Sunday, January 2, 2011

Green brunch

Singapore as a whole really surprised me. I was I guess expecting this anonymous, big city, full of tall buildings, very clean, and not a lot else. I certainly did get all of this, but it was so much greener and comfortable and full of air than I had expected. I'm definitely going back again. And another great surprise was when Eunice took us out for brunch, it was to a place that would not have been out of place in London.

One of the big frustrations with living in Hong Kong is that I feel that cafes and restaurants here are all so identikit, it's almost like there is a manual for making nice, shiny, anonymous places with absolutely no character or design about them. When I went back to London for Christmas, the thing I loved most was walking around Soho, seeing little cafes like Flat White, the fact that Banksy had just done a pop up gallery next to a bunch of sex shops, still spotting new graffiti by Invader, getting annoyed that Koya was closed... How surprised I was then when something in Singapore really embodied the spirit of this, albeit in somewhere that looks like a strip mall on first site.

House on Dempsey Hill is an ambitious project that seems to encompass a restaurant, a spa, a retail shop, and a corporate conference centre in some space by the trees. You could call the place completely design over function, as the dining room features an over-sized table that patrons eat under, arm chairs which are too low to sit in and eat, drinks served in jam jars, but the place really won me over. It also helps that their house slogan/poem made me wonder whether they had stolen lyrics from the Manics, but that's another story...

I read in their funky over-designed newspaper menu that one of the chefs is a graduate from Peter Gordon, and the fusion influences are clear to see, although in some ways the menu is play-it-safe with more brunch classics like eggs, asparagus and hollandaise and French toast. What is innovative though is their presentation. I did love their choice of crockery, all so deliberately mismatched and shabby chic. Although I still think any chef putting sauce in a shot glass should just be shot:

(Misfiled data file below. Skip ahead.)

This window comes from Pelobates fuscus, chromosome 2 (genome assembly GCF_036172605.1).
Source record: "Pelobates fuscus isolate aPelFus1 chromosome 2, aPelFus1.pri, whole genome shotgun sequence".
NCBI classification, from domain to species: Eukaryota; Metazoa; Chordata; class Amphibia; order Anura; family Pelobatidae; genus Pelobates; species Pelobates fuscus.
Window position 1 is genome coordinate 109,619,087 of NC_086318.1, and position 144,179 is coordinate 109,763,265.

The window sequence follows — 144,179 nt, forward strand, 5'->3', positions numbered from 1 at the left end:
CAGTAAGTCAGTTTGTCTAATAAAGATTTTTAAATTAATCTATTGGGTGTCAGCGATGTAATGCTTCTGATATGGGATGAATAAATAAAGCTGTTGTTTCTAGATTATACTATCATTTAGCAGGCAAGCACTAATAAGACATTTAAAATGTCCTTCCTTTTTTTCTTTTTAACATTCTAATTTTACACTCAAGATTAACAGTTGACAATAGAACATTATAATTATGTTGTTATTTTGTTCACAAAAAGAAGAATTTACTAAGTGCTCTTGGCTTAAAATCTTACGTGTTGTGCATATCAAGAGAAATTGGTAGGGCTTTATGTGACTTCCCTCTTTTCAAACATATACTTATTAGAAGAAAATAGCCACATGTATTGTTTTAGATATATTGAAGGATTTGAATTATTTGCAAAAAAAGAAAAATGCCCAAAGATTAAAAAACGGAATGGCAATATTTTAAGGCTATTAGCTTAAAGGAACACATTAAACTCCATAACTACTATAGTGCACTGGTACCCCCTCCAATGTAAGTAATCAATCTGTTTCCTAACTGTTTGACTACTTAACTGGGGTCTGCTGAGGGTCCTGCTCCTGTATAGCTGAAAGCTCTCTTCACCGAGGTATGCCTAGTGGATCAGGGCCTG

After our massive amounts of pigging out, I went for their Ahi Taki Salad, which was really very good. We were all debating on how to recreate this at home, the tuna having been marinated in what we guess is soy, chilli, fish sauce, tamarind, peppercorns.

They are also very famous for their thin crust pizzas, which are enormous. This is a English breakfast version of it, easily would have fed a family of four:

Their dessert and cakes menu allows their strength in food design to shine. Everything is again impeccably presented, but potentially at the expense of flavour. For example, their grapefruit tart with green tea pastry was stunning visually, but the actual taste was way too tart, with both grapefruit and lemon, and the huge blob of solid meringue didn't really belong.

The spa and retail shop upstairs has equally the same amounts of attitude, with a browbar, someone making cakes live, and lots of too expensive toiletries. They also managed to steal $2 from me for a Sylvia Plath pencil, but I loved the fact that they sell Sylvia Plath pencils! Oh what I would give for a place like this in Hong Kong!

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